Skip to content
My WebMD Sign In, Sign Up

Oral Care

Font Size
A
A
A

Prevent Canker Sores

Canker sores can be very painful, making talking, eating, and drinking hard. The following measures may help reduce your chance of getting canker sores:

  • Avoid injury to the inside of your mouth.
    • Chew food slowly and carefully.
    • Use a soft-bristled toothbrush and brush your teeth thoroughly but gently.
  • Avoid foods that can trigger canker sores. This may include:
    • Acidic foods, such as citrus fruits, tomatoes, or nuts.
    • Abrasive foods, such as bread crusts, corn chips, or potato chips.
  • Don't use tobacco in any form.
  • Limit your use of alcohol.
  • Visit your dentist twice a year.

If you have frequent canker sores, talk with your doctor about having blood and allergy tests. Some sores are caused by nutritional deficiencies, an allergy, or other preventable causes. Vitamins or nutritional supplements may prevent canker sores from returning or reduce the severity of the sores that develop.

Recommended Related to Oral Health

8 Ways to Keep Your Mouth Healthy

Brushing, flossing, and rinsing are the ABCs of oral health, but they're only the beginning. A marvelous mouth takes more than squeezing paste out of a tube -- think improving your toothbrushing technique, ditching the daily soda habit, and saying good-bye to cigarettes. David Leader, DMD, an assistant clinical professor at Tufts University School of Dental Medicine in Boston, outlines eight oral care musts for a healthy mouth. Pay a visit. If you're prone to ditching the dentist, you're...

Read the 8 Ways to Keep Your Mouth Healthy article > >

By Healthwise Staff
Primary Medical Reviewer William H. Blahd, Jr., MD, FACEP - Emergency Medicine
Specialist Medical Reviewer David Messenger, MD
Last Revised September 15, 2010

WebMD Medical Reference from Healthwise

Last Updated: September 15, 2010
This information is not intended to replace the advice of a doctor. Healthwise disclaims any liability for the decisions you make based on this information.

How Do I Measure Up? Get the Facts Fast!

Number of Days Per Week I Floss

Get the latest Oral Health newsletter delivered to your inbox!


or
Answer:
Never
(0)
Good
(1-3)
Better
(4-6)
Best
(7)

You are currently

Only 18.5% of Americans never floss. You are missing out on a simple way to make a big difference in the health of your mouth. Regardless of how well you brush, plaque still forms between your teeth and along your gums. Floss removes food trapped between the teeth and removes the film of bacteria that forms there before it turns to plaque, which can cause inflamed gums (gingivitis), cavities, and tooth loss. Try flossing just one tooth to get started.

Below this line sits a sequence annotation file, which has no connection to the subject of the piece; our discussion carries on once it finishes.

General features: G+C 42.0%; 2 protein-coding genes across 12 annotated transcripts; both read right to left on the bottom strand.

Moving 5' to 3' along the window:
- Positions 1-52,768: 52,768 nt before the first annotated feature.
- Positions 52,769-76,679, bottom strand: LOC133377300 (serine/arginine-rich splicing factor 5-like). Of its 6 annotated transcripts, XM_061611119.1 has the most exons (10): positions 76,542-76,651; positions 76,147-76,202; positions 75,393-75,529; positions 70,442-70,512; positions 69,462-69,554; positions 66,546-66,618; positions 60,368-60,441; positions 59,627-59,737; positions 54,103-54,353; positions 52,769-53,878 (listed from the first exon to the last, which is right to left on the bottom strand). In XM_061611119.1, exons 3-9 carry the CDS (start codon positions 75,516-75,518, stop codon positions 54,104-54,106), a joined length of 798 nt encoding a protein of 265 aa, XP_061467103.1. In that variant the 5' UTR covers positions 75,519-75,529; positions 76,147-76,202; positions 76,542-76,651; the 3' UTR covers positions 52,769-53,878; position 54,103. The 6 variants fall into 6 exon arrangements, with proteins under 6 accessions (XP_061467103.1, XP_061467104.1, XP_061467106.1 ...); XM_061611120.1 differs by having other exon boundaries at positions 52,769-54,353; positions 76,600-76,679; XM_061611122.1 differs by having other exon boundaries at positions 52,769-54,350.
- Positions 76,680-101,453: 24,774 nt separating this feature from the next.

You are one of 31% of Americans who don't floss daily. You are missing out on a simple way to make a big difference in the health of your mouth. Regardless of how well you brush, plaque still forms between your teeth and along your gums. Toothbrush bristles alone cannot clean effectively between these tight spaces. Flossing removes up to 80% of the film that hardens to plaque, which can cause inflamed gums (gingivitis), cavities, and tooth loss. Aim for 3 more days!

You are one of 31% of Americans who don't floss daily, but you're well on your way to making a positive impact on your teeth and gums. Regardless of how well you brush, plaque still forms between your teeth and along your gums. Toothbrush bristles alone cannot clean effectively between these tight spaces. Flossing removes up to 80% of the film that hardens to plaque, which can cause inflamed gums (gingivitis), cavities, and tooth loss. Aim for all 7 days!

Only 50.5% of Americans floss daily, and good for you that you are one of them! Regardless of how well you brush, plaque still forms between your teeth and along your gums. Toothbrush bristles alone cannot clean effectively between these tight spaces. Flossing removes up to 80% of the film that hardens to plaque, which can cause inflamed gums (gingivitis), cavities, and tooth loss. Congratulations on your good oral health habit!

SOURCES:

American Dental Association, Healthy People 2010

This tool is intended only for adults 18 and older.

Start Over

Step:  of 

Today on WebMD

big smile
Article
Man grinding teeth
Article
 
Is Diabetes Affecting Your Mouth
Tool
how your mouth impacts your health
Slideshow
 

are battery operated toothbrushes really better
Video
bpa dental sealants
Video
 
Healthy Mouth Slideshow
Video
Young woman holding lip at dentists office
Video
 

15 myths and facts about cavities
Video
how healthy is your mouth
Video
 
elmo brushing teeth
fitVideo
5 ways to prevent diabetes dental problems
Video
 

WebMD Special Sections